The Ends of the Earth

(Critical Survey of Contemporary Fiction)

In the late eighteenth century, for political reasons, England needed to establish a new colony in Australia; thus, much to their surprise, a group of condemned felons suddenly found themselves reprieved from the gallows and packed aboard leaky transport ships bound for the other side of the world. There was equal consternation among the king’s officers and the men charged with establishing this strange new colony. Under almost intolerable conditions and with only the vaguest idea of what they would find there, they sailed from London to Botany Bay, a trip of nearly a year. This epic journey is the subject of THE ENDS OF THE EARTH.

Michael Talbot has a good eye for historical authenticity. He gives vivid pictures of life in Newgate and aboard the transports. His real gift, however, is in characterization. His main characters are complex human beings with dreams, flaws, and virtues: Joe Cribb, a former soldier turned thief; Kitty Brandon, an actress who murdered her lover; Levi Abraham, a quack doctor. They are all fascinating people who struggle to maintain life and dignity even as transported convicts. Captain Phillip, the aging commander of the expedition, looks for a lasting place in history as he struggles to keep his leaky vessels afloat. He is alternately aided and thwarted by merchant captains, marine officers, missionaries, and mercenaries--all of whom hope for positions of authority in the future colony. The book concludes with the colonists’ first glimpse of the unpromising shoreline of Australia.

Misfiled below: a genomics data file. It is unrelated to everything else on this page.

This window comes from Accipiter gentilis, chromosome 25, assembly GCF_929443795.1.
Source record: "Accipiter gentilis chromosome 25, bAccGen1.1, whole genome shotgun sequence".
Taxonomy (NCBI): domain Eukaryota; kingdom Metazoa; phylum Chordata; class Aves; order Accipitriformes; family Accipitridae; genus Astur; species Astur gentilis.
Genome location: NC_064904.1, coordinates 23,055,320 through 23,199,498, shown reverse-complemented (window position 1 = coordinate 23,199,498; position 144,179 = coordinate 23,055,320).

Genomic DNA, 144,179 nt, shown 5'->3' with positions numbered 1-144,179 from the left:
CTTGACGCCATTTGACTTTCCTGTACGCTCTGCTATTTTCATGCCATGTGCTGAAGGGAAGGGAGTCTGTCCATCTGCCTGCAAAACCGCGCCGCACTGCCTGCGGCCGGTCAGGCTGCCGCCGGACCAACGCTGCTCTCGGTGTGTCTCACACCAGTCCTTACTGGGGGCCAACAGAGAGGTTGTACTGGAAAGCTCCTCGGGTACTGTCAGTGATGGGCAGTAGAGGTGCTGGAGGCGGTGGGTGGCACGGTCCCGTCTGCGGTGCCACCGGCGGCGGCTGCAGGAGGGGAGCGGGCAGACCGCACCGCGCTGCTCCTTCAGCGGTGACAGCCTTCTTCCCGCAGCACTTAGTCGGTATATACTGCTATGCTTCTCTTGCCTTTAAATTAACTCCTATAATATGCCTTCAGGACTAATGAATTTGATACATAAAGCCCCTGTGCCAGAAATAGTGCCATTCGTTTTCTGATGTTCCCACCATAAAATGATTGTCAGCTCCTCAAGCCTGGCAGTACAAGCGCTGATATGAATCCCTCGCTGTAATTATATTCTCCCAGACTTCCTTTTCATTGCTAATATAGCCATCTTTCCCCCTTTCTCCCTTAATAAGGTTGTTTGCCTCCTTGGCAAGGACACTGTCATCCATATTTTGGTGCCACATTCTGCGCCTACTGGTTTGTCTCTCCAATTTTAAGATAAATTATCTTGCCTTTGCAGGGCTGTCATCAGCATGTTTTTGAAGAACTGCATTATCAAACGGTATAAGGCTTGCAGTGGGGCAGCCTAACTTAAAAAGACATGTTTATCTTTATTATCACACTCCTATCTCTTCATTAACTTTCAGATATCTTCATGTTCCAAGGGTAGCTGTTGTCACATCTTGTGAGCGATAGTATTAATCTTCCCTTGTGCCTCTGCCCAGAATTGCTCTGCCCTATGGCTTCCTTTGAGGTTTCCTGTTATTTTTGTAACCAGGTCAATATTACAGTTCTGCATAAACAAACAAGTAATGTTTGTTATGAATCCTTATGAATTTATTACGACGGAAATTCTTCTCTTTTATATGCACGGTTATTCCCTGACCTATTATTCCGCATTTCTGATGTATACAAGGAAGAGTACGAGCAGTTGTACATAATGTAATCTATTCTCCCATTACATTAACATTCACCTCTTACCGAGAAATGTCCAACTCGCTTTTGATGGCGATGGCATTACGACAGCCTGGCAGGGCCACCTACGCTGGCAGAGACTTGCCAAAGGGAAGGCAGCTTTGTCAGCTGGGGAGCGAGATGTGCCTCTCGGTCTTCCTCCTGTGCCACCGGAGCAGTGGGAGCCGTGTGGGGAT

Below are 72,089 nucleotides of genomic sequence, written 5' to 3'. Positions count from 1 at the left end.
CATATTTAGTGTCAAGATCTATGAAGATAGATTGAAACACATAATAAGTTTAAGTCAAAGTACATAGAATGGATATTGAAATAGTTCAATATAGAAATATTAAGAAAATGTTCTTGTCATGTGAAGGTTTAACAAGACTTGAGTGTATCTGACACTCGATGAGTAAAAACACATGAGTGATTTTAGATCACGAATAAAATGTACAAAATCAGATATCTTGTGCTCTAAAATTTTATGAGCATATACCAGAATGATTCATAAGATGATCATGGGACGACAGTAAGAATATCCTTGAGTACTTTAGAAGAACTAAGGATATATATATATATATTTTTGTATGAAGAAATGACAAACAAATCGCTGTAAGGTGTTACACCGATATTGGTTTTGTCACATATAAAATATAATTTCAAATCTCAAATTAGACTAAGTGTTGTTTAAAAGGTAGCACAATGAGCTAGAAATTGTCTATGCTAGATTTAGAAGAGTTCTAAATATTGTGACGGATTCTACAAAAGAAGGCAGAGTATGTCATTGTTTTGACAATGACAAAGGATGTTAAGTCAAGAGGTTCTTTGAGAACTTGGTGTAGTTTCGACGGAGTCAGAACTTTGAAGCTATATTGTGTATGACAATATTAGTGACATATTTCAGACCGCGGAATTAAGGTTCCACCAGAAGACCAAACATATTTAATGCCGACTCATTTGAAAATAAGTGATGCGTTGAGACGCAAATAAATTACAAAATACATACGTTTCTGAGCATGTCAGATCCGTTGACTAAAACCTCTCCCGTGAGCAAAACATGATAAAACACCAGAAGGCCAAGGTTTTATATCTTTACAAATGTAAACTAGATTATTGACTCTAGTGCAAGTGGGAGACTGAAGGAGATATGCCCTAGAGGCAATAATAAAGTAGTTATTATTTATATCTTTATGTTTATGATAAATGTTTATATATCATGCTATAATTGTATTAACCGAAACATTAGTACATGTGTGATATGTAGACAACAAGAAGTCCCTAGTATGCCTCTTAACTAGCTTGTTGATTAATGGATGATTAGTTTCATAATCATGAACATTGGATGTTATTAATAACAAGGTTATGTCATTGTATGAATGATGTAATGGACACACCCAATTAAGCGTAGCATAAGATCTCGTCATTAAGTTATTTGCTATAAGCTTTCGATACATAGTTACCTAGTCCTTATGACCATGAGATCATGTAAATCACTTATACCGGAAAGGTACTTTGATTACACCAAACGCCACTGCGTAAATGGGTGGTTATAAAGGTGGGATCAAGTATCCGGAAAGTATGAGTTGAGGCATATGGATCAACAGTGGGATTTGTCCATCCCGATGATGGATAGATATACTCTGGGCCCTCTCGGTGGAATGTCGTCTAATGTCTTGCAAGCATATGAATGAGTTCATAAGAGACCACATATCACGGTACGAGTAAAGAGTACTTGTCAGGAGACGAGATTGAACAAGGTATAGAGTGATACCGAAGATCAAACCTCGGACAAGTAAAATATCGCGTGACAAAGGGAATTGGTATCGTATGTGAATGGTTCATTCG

Though the entire novel is devoted to getting the convicts to the ships and the ships to Australia, it is anything but slow. Action abounds and character exposition deepens reader interest; loves, hates, friendships, and power struggles have ample time to develop. The reader cannot help speculating on what will happen when these unlikely colonists finally disembark. The sequel will be eagerly awaited.